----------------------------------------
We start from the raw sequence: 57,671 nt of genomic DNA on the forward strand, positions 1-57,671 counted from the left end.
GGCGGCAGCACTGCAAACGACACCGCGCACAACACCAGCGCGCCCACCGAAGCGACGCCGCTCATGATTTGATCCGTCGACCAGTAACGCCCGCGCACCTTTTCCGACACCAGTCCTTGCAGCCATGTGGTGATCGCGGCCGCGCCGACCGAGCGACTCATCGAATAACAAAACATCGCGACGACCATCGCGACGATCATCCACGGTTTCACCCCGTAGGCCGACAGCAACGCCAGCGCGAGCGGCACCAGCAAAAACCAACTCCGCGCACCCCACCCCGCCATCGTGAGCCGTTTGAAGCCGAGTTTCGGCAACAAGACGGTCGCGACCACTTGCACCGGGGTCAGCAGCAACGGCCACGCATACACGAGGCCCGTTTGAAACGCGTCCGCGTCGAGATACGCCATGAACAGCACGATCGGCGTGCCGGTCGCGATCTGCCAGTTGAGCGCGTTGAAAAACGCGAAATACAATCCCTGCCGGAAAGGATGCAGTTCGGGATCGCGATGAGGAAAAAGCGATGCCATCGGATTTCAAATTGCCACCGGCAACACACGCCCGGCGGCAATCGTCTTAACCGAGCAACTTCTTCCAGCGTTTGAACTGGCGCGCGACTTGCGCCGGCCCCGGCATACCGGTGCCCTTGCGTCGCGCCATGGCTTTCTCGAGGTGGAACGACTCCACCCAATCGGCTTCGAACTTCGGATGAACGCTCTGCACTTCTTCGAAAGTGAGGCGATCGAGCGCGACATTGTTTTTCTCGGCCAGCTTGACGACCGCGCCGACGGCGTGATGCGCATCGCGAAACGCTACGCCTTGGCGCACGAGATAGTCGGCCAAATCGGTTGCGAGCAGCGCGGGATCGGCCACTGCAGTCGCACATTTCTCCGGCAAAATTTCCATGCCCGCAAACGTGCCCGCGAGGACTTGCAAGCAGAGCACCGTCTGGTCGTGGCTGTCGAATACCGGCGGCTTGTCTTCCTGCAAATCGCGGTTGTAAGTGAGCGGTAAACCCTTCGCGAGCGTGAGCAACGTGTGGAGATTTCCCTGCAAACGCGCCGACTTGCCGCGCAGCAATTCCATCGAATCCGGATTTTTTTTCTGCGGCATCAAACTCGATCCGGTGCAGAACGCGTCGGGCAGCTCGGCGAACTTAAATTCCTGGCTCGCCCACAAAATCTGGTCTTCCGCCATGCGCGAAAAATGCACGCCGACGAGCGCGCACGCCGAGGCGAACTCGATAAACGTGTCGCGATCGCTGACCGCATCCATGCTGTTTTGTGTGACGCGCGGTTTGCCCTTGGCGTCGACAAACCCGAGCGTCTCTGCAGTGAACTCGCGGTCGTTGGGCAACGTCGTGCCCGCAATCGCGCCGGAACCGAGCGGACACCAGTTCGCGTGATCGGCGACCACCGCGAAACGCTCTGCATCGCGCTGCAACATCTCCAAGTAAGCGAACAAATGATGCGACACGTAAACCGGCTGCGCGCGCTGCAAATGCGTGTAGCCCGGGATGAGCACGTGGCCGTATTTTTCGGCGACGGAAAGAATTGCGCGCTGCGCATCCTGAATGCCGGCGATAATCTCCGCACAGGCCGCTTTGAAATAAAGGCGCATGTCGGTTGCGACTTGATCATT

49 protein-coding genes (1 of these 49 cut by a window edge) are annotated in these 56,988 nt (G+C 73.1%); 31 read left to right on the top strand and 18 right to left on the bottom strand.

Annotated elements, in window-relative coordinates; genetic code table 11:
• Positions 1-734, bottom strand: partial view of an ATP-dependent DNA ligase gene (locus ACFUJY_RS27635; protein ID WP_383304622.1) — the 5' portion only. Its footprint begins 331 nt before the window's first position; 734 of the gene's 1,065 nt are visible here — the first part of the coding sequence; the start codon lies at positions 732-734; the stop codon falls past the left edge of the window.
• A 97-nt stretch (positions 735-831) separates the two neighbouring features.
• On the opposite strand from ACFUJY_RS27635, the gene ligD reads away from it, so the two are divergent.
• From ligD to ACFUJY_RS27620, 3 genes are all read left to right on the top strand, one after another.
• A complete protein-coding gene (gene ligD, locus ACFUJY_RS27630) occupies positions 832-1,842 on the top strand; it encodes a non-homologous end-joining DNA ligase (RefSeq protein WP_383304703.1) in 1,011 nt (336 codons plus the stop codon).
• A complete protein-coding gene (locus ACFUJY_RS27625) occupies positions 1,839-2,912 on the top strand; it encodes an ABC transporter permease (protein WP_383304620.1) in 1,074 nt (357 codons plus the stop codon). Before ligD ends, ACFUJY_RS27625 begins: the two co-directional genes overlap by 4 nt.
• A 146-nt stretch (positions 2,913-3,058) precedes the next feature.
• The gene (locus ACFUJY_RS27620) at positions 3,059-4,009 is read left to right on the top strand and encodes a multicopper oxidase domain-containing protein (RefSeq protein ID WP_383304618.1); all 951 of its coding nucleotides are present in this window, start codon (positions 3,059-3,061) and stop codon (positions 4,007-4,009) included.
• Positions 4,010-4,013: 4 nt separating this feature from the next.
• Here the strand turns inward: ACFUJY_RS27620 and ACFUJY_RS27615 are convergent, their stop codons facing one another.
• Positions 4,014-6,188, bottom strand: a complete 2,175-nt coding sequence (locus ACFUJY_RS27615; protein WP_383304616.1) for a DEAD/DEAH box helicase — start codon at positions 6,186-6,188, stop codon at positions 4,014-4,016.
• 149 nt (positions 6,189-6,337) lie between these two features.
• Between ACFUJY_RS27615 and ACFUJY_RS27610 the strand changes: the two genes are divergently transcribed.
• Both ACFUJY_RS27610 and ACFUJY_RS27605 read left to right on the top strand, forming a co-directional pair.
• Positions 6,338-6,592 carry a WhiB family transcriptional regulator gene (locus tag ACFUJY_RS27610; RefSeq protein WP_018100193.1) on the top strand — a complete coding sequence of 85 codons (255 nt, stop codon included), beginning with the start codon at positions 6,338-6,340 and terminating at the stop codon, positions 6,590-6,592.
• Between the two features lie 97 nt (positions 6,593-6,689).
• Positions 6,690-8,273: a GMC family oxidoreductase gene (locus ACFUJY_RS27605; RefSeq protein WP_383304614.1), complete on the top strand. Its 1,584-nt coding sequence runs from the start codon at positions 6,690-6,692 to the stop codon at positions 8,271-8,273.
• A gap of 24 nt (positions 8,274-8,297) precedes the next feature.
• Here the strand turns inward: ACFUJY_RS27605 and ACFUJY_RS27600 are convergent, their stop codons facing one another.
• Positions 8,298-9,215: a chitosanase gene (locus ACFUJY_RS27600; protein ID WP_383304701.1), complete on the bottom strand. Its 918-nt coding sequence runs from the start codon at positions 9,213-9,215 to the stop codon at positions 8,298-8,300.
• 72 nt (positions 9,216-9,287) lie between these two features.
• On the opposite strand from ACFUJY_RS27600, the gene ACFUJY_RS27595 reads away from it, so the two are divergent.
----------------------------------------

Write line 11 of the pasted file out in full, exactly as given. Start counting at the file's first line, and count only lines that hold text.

• A 146-nt stretch (positions 2,913-3,058) precedes the next feature.